The 2008 Guidance Note: Working Safely with Forklifts, produced by the then Commission for Occupational Safety and Health of Western Australia outlines procedure to be undertaken when leaving a forklift at 3.4.5 including fully lowering the fork arms. At 3.4.8 the guide provides that the mast should be tilted back to safeguard against the load rolling off the fork arms and that all loads must be secured.
Events of 8 September 2017
On the morning of 8 September 2017 a Job Safety and Environmental Analysis (JSEA) was signed by the accused and another employee of the company. In relation to lifting of NORM impacted pipes it noted the hazard presented by suspended loads when unloading contaminated equipment.
On 8 September 2017 the injured person attended the Karratha Site at approximately 9:00am.
Present on the Karratha Site on the day were the accused, Nathan Thomas Pearce, and the other company employee. A third company employee was leaving the Karratha Site as the injured person’s truck pulled up. A Franna Crane operator was also present on the Karratha Site but did not view the incident.
Upon arrival the injured person was told to reverse his truck along the fence line.
The injured person was required by the company policy to sign into the Visitor’s Log Book upon arrival to the Karratha, however he was not instructed to do so.
The accused did not instruct the injured person about exclusion zones as he had been instructed to do by his supervisors at the company prior to using the forklift. There was an initial discussion between the accused and the injured person as to how to load the pipes onto the flatbed of the trailer of his truck.
The accused then went to get the forklift.
The injured person put up pipe bolsters (vertical struts in place to stop the pipes rolling from the trailer bed) and laid out wooden gluts onto the bed of the trailer, parallel to the front and rear of the trailer. The first load moved by the accused with the forklift consisted of approximately five pipes which were loose (that is, they were not bundled together).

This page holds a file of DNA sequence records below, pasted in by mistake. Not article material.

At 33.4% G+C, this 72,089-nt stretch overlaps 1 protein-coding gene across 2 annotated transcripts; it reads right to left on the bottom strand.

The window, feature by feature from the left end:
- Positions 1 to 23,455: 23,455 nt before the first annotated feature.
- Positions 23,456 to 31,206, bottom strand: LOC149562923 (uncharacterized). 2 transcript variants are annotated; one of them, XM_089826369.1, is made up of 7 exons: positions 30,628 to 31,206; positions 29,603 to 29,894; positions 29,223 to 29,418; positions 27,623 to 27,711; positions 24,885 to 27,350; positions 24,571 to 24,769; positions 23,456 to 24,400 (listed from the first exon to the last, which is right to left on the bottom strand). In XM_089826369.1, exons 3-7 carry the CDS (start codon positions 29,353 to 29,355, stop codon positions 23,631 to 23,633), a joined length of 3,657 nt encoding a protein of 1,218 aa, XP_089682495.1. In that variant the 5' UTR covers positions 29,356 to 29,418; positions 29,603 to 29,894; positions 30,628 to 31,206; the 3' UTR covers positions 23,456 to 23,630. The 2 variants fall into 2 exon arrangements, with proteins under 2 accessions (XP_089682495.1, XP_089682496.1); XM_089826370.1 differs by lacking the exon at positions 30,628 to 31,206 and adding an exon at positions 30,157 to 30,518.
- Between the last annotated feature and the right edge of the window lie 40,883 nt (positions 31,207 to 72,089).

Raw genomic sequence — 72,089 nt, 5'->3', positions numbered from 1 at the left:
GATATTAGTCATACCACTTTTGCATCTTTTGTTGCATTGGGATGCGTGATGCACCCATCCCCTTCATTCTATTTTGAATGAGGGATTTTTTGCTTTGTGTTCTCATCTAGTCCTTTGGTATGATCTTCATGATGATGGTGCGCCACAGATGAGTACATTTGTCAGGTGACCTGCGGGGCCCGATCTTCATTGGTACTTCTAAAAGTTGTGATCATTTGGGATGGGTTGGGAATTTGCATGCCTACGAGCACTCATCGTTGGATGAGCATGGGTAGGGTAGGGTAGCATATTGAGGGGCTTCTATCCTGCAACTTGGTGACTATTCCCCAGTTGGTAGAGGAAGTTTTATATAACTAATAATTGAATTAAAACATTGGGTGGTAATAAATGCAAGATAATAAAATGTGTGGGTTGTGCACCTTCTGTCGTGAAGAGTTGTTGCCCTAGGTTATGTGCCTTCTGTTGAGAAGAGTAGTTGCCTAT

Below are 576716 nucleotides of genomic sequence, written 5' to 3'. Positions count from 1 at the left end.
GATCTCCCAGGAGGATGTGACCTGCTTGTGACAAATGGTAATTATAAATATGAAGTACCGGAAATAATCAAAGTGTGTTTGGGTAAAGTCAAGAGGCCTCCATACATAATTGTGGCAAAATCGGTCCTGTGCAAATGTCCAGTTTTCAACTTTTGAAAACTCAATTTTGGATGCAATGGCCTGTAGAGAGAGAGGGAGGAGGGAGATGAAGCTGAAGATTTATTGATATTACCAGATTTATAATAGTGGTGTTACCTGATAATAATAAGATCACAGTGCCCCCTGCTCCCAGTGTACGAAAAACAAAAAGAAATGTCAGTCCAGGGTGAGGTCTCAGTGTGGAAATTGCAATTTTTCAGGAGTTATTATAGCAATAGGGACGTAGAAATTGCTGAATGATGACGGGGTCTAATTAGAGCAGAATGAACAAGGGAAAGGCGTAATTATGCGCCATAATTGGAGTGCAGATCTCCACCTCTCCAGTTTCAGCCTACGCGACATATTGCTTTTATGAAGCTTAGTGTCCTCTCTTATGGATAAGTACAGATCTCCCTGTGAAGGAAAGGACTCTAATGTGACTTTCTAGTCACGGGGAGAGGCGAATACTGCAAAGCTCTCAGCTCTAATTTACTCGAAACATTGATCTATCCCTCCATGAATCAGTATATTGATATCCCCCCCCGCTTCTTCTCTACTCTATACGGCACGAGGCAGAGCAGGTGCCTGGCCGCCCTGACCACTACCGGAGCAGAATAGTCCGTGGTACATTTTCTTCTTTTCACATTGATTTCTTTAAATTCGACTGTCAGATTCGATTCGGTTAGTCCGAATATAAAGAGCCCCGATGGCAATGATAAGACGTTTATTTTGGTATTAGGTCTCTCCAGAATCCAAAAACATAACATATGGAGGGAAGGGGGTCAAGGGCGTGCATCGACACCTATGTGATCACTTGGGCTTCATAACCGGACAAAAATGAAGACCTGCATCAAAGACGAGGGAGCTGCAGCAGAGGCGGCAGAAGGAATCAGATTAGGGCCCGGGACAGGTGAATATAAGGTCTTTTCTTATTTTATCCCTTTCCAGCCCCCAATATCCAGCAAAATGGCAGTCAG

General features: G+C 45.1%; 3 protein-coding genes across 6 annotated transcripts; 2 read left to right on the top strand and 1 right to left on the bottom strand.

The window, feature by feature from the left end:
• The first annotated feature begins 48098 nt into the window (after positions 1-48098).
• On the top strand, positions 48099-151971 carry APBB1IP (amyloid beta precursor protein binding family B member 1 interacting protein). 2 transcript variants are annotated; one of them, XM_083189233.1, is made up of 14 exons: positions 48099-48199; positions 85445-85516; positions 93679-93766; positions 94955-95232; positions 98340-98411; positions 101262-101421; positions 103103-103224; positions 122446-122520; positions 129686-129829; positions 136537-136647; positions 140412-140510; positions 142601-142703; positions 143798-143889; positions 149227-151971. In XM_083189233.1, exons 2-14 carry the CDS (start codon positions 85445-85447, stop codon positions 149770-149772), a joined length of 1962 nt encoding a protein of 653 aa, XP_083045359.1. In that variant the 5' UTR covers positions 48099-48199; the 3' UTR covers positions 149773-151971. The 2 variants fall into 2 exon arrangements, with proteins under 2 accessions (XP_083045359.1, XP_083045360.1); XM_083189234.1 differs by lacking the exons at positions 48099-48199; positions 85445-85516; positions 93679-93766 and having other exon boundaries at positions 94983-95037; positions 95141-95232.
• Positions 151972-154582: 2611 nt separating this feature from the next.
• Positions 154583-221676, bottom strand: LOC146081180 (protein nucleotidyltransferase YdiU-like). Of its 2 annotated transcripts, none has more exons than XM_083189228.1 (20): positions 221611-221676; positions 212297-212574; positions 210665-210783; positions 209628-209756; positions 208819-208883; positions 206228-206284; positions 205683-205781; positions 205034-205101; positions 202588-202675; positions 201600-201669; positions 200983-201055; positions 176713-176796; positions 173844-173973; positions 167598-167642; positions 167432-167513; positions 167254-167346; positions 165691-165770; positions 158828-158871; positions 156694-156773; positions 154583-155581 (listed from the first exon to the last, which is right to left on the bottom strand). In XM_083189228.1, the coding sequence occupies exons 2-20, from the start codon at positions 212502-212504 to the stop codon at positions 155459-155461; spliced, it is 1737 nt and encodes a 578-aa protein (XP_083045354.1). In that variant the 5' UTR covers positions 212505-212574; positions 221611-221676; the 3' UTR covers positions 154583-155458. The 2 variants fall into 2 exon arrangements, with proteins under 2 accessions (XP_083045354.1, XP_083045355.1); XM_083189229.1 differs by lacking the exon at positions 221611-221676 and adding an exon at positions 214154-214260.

The first load was placed on top of the gluts on the trailer bed from the passenger side of the truck, with the bolsters remaining in place and the forklift lifting the load above the bolster height.
The accused had tilted the mast back, angling the tines upwards at the time the first load was being transported to the trailer bed.
The accused did not use chocks on any of the forklift loads despite having previously been told to do so by his supervisors at the company. The accused used the forklift to transport another load of five or so pipes to complete the first layer of pipes.
Once the first single layer of pipes was complete on the trailer bed, the injured person strapped that layer down and put another set of gluts on top of the first layer while the accused went to get the next load of pipes.
The next layer was loaded onto the trailer bed by the accused in a further two trips with the forklift, and then the injured person strapped that layer down and placed another set of gluts on top of the pipes.
The last load of drill pipes was a load of approximately 12 pipes with 10 of the pipes bundled together. The bundle had a wire sling on one end and no bundling at the other end. This was the only pack that was bundled.